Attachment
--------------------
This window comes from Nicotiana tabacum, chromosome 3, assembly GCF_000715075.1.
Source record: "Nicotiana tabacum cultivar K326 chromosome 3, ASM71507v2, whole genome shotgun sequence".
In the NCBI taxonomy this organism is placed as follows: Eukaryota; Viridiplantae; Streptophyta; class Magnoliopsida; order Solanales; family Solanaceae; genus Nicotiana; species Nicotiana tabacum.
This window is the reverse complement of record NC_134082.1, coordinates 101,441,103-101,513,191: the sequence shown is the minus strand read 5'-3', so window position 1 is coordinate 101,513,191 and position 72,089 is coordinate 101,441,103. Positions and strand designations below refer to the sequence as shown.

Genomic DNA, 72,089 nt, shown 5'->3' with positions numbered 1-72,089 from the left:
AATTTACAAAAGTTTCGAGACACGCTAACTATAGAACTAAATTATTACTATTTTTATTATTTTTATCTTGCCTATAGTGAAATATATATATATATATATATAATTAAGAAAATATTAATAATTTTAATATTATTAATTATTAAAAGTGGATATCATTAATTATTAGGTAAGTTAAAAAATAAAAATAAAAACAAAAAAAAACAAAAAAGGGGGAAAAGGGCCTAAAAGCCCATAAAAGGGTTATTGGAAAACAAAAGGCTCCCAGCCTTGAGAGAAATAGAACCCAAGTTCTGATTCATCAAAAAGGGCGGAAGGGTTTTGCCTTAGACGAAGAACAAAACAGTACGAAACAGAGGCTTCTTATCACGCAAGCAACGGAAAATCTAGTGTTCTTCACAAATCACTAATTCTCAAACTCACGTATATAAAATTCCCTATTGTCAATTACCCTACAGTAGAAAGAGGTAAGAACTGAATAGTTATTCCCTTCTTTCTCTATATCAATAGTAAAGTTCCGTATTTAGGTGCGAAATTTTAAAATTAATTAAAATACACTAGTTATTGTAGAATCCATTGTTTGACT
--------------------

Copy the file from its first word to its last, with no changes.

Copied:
This window comes from Nicotiana tabacum, chromosome 3, assembly GCF_000715075.1.
Source record: "Nicotiana tabacum cultivar K326 chromosome 3, ASM71507v2, whole genome shotgun sequence".
In the NCBI taxonomy this organism is placed as follows: Eukaryota; Viridiplantae; Streptophyta; class Magnoliopsida; order Solanales; family Solanaceae; genus Nicotiana; species Nicotiana tabacum.
This window is the reverse complement of record NC_134082.1, coordinates 101,441,103-101,513,191: the sequence shown is the minus strand read 5'-3', so window position 1 is coordinate 101,513,191 and position 72,089 is coordinate 101,441,103. Positions and strand designations below refer to the sequence as shown.

Genomic DNA, 72,089 nt, shown 5'->3' with positions numbered 1-72,089 from the left:
AATTTACAAAAGTTTCGAGACACGCTAACTATAGAACTAAATTATTACTATTTTTATTATTTTTATCTTGCCTATAGTGAAATATATATATATATATATATAATTAAGAAAATATTAATAATTTTAATATTATTAATTATTAAAAGTGGATATCATTAATTATTAGGTAAGTTAAAAAATAAAAATAAAAACAAAAAAAAACAAAAAAGGGGGAAAAGGGCCTAAAAGCCCATAAAAGGGTTATTGGAAAACAAAAGGCTCCCAGCCTTGAGAGAAATAGAACCCAAGTTCTGATTCATCAAAAAGGGCGGAAGGGTTTTGCCTTAGACGAAGAACAAAACAGTACGAAACAGAGGCTTCTTATCACGCAAGCAACGGAAAATCTAGTGTTCTTCACAAATCACTAATTCTCAAACTCACGTATATAAAATTCCCTATTGTCAATTACCCTACAGTAGAAAGAGGTAAGAACTGAATAGTTATTCCCTTCTTTCTCTATATCAATAGTAAAGTTCCGTATTTAGGTGCGAAATTTTAAAATTAATTAAAATACACTAGTTATTGTAGAATCCATTGTTTGACT